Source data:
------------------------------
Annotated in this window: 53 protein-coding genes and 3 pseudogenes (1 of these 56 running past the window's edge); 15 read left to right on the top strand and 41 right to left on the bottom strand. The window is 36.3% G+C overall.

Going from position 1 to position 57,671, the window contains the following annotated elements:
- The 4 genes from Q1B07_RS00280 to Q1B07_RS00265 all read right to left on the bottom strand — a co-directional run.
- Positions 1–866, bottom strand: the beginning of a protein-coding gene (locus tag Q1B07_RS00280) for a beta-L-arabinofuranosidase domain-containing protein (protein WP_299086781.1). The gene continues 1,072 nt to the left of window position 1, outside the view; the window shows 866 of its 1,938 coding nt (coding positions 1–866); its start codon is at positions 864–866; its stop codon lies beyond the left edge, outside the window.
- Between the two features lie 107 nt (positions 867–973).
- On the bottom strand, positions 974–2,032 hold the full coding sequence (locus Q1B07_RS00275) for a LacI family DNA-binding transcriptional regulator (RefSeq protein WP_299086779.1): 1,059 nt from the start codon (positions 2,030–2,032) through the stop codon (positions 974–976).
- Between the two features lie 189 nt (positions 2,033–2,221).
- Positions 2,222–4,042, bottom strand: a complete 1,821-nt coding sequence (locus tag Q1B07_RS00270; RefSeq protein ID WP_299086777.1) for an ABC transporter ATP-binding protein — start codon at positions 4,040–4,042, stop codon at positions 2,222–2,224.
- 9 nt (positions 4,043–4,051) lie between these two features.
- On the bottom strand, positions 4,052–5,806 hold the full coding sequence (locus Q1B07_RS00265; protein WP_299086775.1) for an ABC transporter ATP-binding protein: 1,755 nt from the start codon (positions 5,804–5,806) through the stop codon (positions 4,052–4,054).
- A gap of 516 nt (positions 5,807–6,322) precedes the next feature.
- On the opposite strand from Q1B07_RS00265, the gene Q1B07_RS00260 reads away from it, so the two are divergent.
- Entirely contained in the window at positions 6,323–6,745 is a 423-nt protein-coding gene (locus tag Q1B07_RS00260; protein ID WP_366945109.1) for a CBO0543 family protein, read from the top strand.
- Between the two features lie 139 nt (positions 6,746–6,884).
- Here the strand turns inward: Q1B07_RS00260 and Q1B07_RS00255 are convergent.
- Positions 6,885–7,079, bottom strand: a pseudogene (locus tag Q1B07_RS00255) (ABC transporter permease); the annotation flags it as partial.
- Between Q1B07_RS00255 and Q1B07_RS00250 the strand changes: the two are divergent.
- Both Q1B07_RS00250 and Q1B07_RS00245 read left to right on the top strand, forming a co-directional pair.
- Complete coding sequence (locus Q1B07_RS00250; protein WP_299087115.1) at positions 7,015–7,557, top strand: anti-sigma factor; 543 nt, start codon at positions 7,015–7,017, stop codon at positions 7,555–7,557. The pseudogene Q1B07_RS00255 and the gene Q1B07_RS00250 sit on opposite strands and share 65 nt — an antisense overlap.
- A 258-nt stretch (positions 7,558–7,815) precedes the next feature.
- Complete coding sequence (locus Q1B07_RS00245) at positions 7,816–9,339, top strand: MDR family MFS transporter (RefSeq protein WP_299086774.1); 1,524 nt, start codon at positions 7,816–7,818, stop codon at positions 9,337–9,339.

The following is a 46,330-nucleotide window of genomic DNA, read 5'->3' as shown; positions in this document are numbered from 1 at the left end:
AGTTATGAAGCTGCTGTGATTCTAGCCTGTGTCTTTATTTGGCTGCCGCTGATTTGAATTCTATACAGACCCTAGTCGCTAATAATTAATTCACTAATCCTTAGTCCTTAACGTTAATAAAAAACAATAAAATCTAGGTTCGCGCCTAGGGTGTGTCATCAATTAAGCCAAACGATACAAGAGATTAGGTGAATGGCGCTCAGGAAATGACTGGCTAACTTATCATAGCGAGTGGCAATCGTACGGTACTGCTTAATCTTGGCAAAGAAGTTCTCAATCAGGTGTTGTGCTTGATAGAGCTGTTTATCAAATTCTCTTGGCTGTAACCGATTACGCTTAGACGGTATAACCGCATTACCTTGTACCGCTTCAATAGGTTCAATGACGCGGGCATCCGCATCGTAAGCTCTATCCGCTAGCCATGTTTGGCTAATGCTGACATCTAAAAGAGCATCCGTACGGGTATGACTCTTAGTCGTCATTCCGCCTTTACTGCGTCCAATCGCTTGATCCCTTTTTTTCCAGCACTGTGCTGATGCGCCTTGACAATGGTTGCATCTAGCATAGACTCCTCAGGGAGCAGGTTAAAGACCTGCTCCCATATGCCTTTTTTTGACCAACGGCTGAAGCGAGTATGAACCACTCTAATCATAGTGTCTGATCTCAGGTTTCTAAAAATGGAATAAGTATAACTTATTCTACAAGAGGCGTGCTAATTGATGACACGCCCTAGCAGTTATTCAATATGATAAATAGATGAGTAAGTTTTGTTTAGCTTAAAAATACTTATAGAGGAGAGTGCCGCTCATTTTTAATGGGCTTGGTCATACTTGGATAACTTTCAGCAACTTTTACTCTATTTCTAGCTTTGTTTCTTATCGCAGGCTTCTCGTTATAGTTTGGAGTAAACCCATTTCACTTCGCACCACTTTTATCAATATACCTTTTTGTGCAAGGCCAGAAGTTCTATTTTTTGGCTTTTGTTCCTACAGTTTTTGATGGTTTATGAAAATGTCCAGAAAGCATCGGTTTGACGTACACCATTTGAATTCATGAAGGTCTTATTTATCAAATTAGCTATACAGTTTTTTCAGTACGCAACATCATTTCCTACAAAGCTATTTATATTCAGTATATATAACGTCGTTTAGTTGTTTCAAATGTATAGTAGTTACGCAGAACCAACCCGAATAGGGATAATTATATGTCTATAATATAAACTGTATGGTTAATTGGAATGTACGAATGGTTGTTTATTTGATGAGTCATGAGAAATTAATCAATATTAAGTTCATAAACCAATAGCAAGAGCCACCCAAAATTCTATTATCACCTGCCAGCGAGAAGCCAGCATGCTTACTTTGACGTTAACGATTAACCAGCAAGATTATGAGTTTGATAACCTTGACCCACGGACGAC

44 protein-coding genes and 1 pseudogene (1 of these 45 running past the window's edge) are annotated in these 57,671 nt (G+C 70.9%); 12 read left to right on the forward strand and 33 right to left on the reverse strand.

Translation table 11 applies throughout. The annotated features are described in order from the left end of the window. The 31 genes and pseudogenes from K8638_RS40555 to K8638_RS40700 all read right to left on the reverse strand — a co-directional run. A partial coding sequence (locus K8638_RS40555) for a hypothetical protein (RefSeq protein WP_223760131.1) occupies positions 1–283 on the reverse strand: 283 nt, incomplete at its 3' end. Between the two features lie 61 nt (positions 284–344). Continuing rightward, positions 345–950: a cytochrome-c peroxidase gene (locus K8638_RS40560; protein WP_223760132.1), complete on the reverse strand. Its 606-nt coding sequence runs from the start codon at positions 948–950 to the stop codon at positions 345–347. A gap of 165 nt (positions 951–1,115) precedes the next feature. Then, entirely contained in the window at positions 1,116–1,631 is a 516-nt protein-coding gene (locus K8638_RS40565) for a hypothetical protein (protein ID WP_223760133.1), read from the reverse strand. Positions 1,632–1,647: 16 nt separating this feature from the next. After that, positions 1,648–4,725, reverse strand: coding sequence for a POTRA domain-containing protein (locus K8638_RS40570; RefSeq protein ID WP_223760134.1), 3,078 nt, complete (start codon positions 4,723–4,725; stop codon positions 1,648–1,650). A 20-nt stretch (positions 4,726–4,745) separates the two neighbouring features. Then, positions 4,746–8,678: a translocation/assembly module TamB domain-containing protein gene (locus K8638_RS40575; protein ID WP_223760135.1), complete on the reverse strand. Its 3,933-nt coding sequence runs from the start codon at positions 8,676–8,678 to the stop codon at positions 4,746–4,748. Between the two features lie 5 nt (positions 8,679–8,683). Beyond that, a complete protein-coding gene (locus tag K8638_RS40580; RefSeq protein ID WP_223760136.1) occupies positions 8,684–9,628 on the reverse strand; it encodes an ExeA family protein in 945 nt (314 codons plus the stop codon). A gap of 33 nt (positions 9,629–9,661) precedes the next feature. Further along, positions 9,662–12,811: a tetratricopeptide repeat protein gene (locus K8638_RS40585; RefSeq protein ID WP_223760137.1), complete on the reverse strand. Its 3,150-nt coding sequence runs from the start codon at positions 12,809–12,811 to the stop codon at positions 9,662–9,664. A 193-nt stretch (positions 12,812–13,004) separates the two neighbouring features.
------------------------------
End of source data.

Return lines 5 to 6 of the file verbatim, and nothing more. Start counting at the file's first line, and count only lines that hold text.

- Between the two features lie 107 nt (positions 867–973).
- On the bottom strand, positions 974–2,032 hold the full coding sequence (locus Q1B07_RS00275) for a LacI family DNA-binding transcriptional regulator (RefSeq protein WP_299086779.1): 1,059 nt from the start codon (positions 2,030–2,032) through the stop codon (positions 974–976).